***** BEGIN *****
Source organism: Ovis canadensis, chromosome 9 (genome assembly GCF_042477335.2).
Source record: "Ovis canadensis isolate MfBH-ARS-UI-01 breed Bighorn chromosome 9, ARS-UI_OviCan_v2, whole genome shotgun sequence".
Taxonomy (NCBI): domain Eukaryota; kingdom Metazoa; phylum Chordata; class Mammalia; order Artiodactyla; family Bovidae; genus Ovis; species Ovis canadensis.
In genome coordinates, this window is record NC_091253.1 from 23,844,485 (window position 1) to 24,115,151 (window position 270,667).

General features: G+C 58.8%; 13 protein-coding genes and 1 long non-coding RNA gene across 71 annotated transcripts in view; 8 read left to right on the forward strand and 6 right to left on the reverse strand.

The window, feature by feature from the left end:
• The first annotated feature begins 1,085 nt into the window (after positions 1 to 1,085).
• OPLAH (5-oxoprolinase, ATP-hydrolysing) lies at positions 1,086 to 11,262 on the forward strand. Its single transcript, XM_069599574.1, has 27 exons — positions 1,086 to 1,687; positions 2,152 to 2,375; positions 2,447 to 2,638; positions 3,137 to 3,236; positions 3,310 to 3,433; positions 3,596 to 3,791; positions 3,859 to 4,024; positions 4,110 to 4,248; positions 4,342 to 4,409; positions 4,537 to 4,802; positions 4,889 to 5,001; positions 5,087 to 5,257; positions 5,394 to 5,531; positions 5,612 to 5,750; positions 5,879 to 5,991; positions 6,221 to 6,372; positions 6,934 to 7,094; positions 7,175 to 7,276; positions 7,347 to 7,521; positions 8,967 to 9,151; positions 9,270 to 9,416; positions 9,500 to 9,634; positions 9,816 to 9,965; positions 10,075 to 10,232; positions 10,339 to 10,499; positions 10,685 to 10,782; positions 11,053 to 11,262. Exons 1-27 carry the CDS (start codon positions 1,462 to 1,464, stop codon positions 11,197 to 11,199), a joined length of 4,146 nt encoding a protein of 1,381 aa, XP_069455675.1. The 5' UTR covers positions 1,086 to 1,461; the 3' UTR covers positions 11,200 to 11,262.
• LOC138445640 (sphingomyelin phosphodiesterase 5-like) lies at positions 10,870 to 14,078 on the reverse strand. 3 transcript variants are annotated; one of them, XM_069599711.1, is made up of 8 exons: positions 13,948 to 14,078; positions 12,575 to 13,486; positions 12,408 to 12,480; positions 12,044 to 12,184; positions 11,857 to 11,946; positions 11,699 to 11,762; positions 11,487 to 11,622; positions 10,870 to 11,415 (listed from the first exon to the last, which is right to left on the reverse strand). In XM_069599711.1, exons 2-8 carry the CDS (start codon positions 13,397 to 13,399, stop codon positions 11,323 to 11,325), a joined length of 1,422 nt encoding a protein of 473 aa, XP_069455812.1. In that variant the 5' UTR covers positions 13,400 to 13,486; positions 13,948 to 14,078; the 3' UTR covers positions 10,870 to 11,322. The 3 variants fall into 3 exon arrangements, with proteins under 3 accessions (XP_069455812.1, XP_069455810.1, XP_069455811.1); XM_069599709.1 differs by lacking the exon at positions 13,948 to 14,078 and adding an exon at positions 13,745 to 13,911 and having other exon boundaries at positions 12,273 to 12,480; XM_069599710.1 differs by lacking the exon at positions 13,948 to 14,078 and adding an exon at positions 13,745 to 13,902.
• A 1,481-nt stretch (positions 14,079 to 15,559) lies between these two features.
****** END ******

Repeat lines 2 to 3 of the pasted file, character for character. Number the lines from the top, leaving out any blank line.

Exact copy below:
Source record: "Ovis canadensis isolate MfBH-ARS-UI-01 breed Bighorn chromosome 9, ARS-UI_OviCan_v2, whole genome shotgun sequence".
Taxonomy (NCBI): domain Eukaryota; kingdom Metazoa; phylum Chordata; class Mammalia; order Artiodactyla; family Bovidae; genus Ovis; species Ovis canadensis.